Finally, for a truly spectacular and colorful impact in the comfort of the warmer sections of Zone 8, Woodwardia unigemmata makes a marvelous architectural statement with arching bright red spring fronds delivering a tropical effect. It, too, is evergreen and while it benefits from a light protective cover when winter temps drop below, say, 25 F, it is worth every effort to pamper growth especially where it can drape over a wall as a focal point.

Beyond pigment color on fronds, many ferns emerge in a wrap of scales that give them a unique presence in the woodland. A close look at our common sword fern, Polystichum munitum reveals a silvery cloak typical of most polystichums in new growth. Dryopteris by contrast, with crosiers likewise covered with scales, are likely to be heavily enclosed in shades of gray and silver. Siting these plants so that they receive back-lighting at some period during the day enhances their “spring delight.” Look especially for Dryopteris affinis, D. dilatata, D. filix-mas and their myriad cultivars for sturdy displays.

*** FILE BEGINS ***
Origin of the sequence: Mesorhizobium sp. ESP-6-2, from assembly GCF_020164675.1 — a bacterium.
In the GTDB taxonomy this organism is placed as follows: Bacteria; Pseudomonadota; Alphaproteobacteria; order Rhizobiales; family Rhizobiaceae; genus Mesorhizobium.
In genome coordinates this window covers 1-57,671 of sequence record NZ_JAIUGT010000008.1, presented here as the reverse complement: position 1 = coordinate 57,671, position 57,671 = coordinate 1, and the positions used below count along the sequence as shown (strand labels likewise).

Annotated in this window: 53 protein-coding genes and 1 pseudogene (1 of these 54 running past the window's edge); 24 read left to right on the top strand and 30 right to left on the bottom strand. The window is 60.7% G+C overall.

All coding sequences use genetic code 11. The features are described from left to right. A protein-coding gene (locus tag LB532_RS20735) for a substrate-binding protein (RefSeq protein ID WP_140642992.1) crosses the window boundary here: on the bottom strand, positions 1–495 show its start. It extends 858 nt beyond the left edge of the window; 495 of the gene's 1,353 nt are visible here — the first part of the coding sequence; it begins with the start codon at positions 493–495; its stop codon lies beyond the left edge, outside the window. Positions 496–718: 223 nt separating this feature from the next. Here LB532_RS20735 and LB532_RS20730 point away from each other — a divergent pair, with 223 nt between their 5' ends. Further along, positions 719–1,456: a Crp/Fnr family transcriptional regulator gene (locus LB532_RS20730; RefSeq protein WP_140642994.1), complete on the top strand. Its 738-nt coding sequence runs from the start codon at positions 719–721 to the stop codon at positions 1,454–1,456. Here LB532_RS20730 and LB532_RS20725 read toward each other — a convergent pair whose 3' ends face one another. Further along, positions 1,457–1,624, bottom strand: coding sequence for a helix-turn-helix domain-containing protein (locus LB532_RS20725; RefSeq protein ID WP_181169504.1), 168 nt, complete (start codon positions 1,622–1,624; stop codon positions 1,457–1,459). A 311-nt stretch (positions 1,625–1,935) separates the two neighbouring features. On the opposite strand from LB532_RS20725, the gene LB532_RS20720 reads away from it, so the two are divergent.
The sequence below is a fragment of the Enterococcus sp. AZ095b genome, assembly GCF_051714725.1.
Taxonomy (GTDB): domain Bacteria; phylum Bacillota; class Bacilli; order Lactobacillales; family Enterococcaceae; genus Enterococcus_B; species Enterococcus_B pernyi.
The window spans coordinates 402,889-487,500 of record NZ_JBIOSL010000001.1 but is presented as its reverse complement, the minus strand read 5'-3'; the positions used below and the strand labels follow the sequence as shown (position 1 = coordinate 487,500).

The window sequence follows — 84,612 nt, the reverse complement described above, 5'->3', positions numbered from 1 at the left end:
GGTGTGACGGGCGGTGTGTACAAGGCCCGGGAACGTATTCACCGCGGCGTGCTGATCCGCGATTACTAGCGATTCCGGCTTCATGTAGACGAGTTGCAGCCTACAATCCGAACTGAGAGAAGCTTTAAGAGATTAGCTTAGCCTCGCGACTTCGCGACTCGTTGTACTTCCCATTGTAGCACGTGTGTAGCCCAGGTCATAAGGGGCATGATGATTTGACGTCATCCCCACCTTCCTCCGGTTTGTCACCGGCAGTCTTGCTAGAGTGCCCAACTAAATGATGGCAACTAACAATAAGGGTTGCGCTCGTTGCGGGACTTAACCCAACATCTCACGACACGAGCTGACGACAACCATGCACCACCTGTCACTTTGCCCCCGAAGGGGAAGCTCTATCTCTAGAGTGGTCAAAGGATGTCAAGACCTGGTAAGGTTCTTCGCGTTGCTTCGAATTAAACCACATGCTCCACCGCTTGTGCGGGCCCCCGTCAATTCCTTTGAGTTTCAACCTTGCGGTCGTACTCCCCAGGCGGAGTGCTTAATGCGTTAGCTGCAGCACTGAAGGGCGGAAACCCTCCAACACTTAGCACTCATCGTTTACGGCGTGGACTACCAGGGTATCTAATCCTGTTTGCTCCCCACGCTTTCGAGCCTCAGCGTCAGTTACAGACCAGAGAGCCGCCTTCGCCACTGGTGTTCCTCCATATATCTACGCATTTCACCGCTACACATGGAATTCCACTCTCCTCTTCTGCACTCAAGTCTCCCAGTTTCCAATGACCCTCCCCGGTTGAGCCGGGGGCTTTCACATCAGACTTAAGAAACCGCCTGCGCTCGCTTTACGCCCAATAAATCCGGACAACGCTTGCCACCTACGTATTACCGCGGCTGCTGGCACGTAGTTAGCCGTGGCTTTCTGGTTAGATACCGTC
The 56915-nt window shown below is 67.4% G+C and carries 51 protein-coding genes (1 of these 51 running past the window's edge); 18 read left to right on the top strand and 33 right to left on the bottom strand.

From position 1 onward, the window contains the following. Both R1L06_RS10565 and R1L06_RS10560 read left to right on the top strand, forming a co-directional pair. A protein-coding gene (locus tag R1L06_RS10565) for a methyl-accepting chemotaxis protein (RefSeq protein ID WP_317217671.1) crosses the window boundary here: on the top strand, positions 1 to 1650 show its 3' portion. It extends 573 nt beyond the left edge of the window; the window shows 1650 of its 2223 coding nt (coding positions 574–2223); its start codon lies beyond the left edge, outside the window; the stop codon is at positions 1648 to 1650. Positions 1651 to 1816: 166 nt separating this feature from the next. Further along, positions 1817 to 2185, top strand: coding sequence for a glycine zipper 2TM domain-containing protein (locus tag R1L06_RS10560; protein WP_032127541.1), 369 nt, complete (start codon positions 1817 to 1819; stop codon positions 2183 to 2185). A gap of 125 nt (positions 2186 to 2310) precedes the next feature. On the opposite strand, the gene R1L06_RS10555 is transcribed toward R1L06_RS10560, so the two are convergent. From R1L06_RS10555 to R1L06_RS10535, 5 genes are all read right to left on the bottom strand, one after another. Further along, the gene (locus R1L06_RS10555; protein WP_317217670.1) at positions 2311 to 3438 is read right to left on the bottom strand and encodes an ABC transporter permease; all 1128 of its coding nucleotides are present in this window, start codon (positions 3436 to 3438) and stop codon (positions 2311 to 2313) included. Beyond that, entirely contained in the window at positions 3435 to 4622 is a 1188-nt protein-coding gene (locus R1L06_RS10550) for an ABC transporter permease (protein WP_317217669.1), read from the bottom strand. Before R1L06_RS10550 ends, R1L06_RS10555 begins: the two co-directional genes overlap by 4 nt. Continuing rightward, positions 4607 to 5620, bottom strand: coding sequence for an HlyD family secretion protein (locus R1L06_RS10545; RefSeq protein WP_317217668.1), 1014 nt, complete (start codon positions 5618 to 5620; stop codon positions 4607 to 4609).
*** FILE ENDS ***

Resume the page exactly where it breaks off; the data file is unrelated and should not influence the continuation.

Since many of these ferns are evergreens, it helps to remove the old fronds just before new growth begins. This can be done with a judicious pass with the hedge shears or household scissors. Do take care not to cut the crown where the growing tips are secured for the winter.

Hopefully, with a watchful eye and a little planning, this will help growers enjoy spring in the fern garden. NWGN

Sue Olsen is the author of The Encyclopedia of Garden Ferns, published by Timber Press last year, and proprietor of a fern nursery, Foliage Gardens.

aniponicum.jpg
Athyrium niponicum 'Pictum' - Author's photo